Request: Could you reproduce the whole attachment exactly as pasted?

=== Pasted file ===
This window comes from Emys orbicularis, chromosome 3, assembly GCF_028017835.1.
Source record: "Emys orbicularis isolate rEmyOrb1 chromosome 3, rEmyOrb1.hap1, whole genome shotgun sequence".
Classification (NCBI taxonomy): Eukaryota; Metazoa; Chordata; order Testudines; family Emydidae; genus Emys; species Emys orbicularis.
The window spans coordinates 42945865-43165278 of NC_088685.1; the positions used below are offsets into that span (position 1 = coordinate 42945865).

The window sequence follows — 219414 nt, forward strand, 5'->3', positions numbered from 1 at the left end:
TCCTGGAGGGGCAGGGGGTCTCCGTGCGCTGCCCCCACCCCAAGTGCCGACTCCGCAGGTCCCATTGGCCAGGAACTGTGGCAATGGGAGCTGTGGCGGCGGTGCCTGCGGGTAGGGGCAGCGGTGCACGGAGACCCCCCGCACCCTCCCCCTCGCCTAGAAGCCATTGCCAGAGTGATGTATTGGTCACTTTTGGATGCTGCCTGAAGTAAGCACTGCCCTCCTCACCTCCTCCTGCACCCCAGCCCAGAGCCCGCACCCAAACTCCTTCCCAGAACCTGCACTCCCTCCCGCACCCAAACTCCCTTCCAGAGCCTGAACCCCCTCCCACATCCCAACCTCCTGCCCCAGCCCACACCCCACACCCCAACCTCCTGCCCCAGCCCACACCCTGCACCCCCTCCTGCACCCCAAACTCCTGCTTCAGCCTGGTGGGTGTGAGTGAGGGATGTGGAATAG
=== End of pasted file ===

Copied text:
This window comes from Emys orbicularis, chromosome 3, assembly GCF_028017835.1.
Source record: "Emys orbicularis isolate rEmyOrb1 chromosome 3, rEmyOrb1.hap1, whole genome shotgun sequence".
Classification (NCBI taxonomy): Eukaryota; Metazoa; Chordata; order Testudines; family Emydidae; genus Emys; species Emys orbicularis.
The window spans coordinates 42945865-43165278 of NC_088685.1; the positions used below are offsets into that span (position 1 = coordinate 42945865).

The window sequence follows — 219414 nt, forward strand, 5'->3', positions numbered from 1 at the left end:
TCCTGGAGGGGCAGGGGGTCTCCGTGCGCTGCCCCCACCCCAAGTGCCGACTCCGCAGGTCCCATTGGCCAGGAACTGTGGCAATGGGAGCTGTGGCGGCGGTGCCTGCGGGTAGGGGCAGCGGTGCACGGAGACCCCCCGCACCCTCCCCCTCGCCTAGAAGCCATTGCCAGAGTGATGTATTGGTCACTTTTGGATGCTGCCTGAAGTAAGCACTGCCCTCCTCACCTCCTCCTGCACCCCAGCCCAGAGCCCGCACCCAAACTCCTTCCCAGAACCTGCACTCCCTCCCGCACCCAAACTCCCTTCCAGAGCCTGAACCCCCTCCCACATCCCAACCTCCTGCCCCAGCCCACACCCCACACCCCAACCTCCTGCCCCAGCCCACACCCTGCACCCCCTCCTGCACCCCAAACTCCTGCTTCAGCCTGGTGGGTGTGAGTGAGGGATGTGGAATAG